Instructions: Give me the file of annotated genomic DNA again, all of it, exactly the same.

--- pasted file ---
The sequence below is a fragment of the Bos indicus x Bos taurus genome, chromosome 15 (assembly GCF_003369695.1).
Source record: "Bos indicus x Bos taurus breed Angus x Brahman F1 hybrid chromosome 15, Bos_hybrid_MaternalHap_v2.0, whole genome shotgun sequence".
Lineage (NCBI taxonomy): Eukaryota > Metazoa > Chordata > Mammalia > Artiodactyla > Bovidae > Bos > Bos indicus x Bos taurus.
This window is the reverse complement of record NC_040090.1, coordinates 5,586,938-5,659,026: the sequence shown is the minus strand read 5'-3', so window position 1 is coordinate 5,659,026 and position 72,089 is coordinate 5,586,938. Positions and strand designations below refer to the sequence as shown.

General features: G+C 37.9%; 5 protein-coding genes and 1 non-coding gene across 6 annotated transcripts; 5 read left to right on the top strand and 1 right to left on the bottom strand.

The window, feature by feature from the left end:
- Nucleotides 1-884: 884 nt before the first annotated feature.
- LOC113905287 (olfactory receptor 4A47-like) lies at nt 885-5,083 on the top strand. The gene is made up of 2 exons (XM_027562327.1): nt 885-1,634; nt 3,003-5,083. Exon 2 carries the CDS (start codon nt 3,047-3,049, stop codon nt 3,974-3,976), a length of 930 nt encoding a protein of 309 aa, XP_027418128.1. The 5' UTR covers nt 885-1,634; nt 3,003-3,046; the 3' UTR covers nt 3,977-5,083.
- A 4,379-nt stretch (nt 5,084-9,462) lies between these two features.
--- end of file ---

The sequence below is a fragment of the Bos indicus x Bos taurus genome, chromosome 15 (assembly GCF_003369695.1).
Source record: "Bos indicus x Bos taurus breed Angus x Brahman F1 hybrid chromosome 15, Bos_hybrid_MaternalHap_v2.0, whole genome shotgun sequence".
Lineage (NCBI taxonomy): Eukaryota > Metazoa > Chordata > Mammalia > Artiodactyla > Bovidae > Bos > Bos indicus x Bos taurus.
This window is the reverse complement of record NC_040090.1, coordinates 5,586,938-5,659,026: the sequence shown is the minus strand read 5'-3', so window position 1 is coordinate 5,659,026 and position 72,089 is coordinate 5,586,938. Positions and strand designations below refer to the sequence as shown.

General features: G+C 37.9%; 5 protein-coding genes and 1 non-coding gene across 6 annotated transcripts; 5 read left to right on the top strand and 1 right to left on the bottom strand.

The window, feature by feature from the left end:
- Nucleotides 1-884: 884 nt before the first annotated feature.
- LOC113905287 (olfactory receptor 4A47-like) lies at nt 885-5,083 on the top strand. The gene is made up of 2 exons (XM_027562327.1): nt 885-1,634; nt 3,003-5,083. Exon 2 carries the CDS (start codon nt 3,047-3,049, stop codon nt 3,974-3,976), a length of 930 nt encoding a protein of 309 aa, XP_027418128.1. The 5' UTR covers nt 885-1,634; nt 3,003-3,046; the 3' UTR covers nt 3,977-5,083.
- A 4,379-nt stretch (nt 5,084-9,462) lies between these two features.